The settlement agreement also calls for the submission of the Housing Element of the master plan to the Law Division for approval, after which the Planning Board would, within thirty days, amend it to make it consistent with the agreement. Also, within thirty days, the Borough would amend the ordinance in the manner specified by the settlement. All parties agree to submit any disputes to the master for mediation, and agree that the trial judge shall retain jurisdiction until certificates of occupancy have been issued for both the affordable housing and high-rise units. Finally, Fort Lee and its Planning Board agree, "in consideration of East/West's undertaking to build the affordable housing project in advance of the market rate development," to grant "East/West extended vesting on the market rate project site plan approval for 10 years."
On May 9, 1994, pursuant to the direction of the trial judge, Fort Lee published a notice of hearing to be conducted by the trial judge on June 15, 1994, to consider entry of a partial judgment approving the settlement agreement. Notice was also served by mail upon all property owners and adjoining municipalities within 200 feet of the subject sites.. The notice described East/West's proposals and stated that the full text of the agreement, the proposed ordinance revisions necessary to implement it, and a map of the sites were available to be inspected at the Borough Clerk's office. It also provided that any interested party may file objections to the proposed
agreement and may appear at the hearing scheduled by the trial judge to present evidence in support of any objections to the agreement.
Several objectors, including Edgewater and the Bojekians appeared at the five-day hearing. Witnesses testifying in favor of the settlement included planners presented by Fort Lee and East/West, as well as Caton, the court-appointed master. Edgewater elicited the testimony of a planner opposing the application. The Bojekians objected to the procedure which, they argued, would place the trial judge's "imprimatur" on amendments to Fort Lee's master plan and zoning ordinance without the Borough first complying with the notice and hearing requirements under the MLUL.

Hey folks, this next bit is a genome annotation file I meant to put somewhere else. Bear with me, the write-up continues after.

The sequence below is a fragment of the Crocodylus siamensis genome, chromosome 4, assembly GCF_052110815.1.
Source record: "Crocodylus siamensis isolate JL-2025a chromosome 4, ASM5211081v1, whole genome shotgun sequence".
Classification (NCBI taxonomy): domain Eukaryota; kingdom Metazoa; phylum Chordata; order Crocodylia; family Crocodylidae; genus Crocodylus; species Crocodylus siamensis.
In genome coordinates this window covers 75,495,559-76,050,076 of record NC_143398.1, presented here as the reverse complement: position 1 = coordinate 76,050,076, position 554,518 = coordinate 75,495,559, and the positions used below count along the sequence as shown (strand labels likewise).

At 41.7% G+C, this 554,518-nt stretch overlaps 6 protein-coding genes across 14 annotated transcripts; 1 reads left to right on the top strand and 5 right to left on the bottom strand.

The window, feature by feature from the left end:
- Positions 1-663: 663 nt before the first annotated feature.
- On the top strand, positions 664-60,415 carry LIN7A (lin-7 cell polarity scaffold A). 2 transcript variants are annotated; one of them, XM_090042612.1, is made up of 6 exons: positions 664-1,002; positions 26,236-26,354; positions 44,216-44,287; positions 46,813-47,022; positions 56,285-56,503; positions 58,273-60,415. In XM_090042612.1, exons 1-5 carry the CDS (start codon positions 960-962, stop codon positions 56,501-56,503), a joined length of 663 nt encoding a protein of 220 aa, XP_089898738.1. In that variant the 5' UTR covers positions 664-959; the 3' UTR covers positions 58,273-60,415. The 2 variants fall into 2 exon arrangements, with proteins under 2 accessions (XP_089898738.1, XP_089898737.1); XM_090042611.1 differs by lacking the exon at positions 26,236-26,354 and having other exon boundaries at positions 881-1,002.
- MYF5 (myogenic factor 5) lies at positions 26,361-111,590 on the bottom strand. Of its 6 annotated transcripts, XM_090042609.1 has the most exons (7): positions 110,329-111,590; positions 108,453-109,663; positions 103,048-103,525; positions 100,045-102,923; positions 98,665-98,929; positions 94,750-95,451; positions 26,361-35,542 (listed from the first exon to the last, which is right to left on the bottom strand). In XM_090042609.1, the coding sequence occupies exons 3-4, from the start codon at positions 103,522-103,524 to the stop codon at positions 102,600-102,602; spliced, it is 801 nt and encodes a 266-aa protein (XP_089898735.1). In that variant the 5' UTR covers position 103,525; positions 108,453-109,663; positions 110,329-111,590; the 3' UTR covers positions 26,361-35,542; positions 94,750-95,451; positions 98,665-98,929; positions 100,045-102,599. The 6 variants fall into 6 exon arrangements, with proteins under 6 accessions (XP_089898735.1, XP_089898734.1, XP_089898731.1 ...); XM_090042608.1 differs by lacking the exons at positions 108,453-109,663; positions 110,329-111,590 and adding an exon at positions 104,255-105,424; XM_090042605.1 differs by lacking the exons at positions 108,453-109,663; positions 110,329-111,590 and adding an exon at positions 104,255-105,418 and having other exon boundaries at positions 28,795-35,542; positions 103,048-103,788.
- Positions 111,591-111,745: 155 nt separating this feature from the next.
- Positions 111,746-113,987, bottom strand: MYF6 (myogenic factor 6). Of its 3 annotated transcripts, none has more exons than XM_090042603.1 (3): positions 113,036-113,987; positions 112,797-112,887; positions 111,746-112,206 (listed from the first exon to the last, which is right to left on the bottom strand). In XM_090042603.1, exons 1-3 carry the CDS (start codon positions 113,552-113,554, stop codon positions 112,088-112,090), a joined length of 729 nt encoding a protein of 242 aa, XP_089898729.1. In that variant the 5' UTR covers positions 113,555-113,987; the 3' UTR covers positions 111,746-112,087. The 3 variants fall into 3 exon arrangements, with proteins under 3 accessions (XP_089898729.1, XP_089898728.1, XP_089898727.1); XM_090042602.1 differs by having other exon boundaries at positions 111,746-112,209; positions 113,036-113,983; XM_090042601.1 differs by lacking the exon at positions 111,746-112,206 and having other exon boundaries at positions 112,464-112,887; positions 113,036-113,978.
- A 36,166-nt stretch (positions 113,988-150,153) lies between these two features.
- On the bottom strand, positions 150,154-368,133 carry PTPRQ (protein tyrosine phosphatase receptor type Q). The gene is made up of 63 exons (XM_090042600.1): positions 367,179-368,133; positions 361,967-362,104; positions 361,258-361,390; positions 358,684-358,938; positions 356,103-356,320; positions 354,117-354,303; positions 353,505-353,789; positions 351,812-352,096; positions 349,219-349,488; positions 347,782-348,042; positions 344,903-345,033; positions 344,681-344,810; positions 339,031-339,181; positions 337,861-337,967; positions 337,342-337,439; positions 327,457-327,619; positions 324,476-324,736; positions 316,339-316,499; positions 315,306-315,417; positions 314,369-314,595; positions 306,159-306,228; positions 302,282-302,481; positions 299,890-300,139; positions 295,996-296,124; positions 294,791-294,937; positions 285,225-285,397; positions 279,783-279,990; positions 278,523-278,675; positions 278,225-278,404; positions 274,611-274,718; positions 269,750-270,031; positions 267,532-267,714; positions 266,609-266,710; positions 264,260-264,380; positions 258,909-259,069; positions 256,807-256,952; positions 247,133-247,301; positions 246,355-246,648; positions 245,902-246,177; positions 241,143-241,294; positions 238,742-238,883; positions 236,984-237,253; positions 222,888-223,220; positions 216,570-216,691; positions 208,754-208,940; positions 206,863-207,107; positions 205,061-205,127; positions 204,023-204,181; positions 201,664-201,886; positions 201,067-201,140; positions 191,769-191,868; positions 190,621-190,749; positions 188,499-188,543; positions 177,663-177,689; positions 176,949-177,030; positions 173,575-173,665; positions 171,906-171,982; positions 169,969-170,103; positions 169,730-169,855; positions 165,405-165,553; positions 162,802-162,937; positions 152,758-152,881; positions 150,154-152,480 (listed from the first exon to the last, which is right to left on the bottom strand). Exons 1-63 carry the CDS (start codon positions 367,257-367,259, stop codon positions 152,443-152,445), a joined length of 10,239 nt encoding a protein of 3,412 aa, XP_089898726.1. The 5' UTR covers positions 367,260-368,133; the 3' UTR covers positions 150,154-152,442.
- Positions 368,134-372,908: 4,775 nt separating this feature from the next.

According to the testimony elicited during the hearing, the market-rate units will be on a site which is bordered to the south by a low-rise residential area in Edgewater (developed at a density of between five and twenty-five dwelling units per acre) and to the north by a neighborhood of predominantly one- and two-family homes. East/West's market-rate proposal provides for a density of 110 units per acre. The site is presently zoned C-6, permitting commercial uses, including hotels, and structures up to thirty stories high. However, the present zoning is inconsistent with the 1988 master plan, which recommends rezoning to a residential use at a considerably lower density and height. The site is presently improved with an unfinished twelve-story concrete parking garage constructed in 1974 as part of a previous
plan approving four thirty-story apartment buildings, two of which have been completed, Century Tower and River Ridge. In 1977, a developer obtained a use variance and site plan approval for a 650-room hotel on the subject site and in 1982, another developer obtained approval for a mixed use project including an eighteen-story hotel and 127 residential units.
The sixty affordable housing units proposed by the settlement will be constructed on the Kaufer Lane site, consisting of 1.41 acres, located approximately one block north of the high-rise site. The agreement contemplates closing a portion of Kaufer Lane and extending Federspiel Street to provide additional access to the affordable units. The density of fifty units per acre is consistent with the standards of Fort Lee's present master plan.
The expert testimony adduced during the hearing generally focused on two issues: (1) whether the proposals were consistent with sound planning and the purposes of zoning under the MLUL, N.J.S.A. 40:55D-2; and (2) whether the settlement agreement provided sufficient affordable housing units. As to the first issue, the planning experts for East/West and Fort Lee, as well as Master Caton, testified that East/West's proposed thirty-story tower constituted sound planning because it was compatible with the existing thirty-story tower complexes adjoining the site. East/West's expert also reasoned that current zoning would permit a thirty-story hotel structure on the site, a use which would be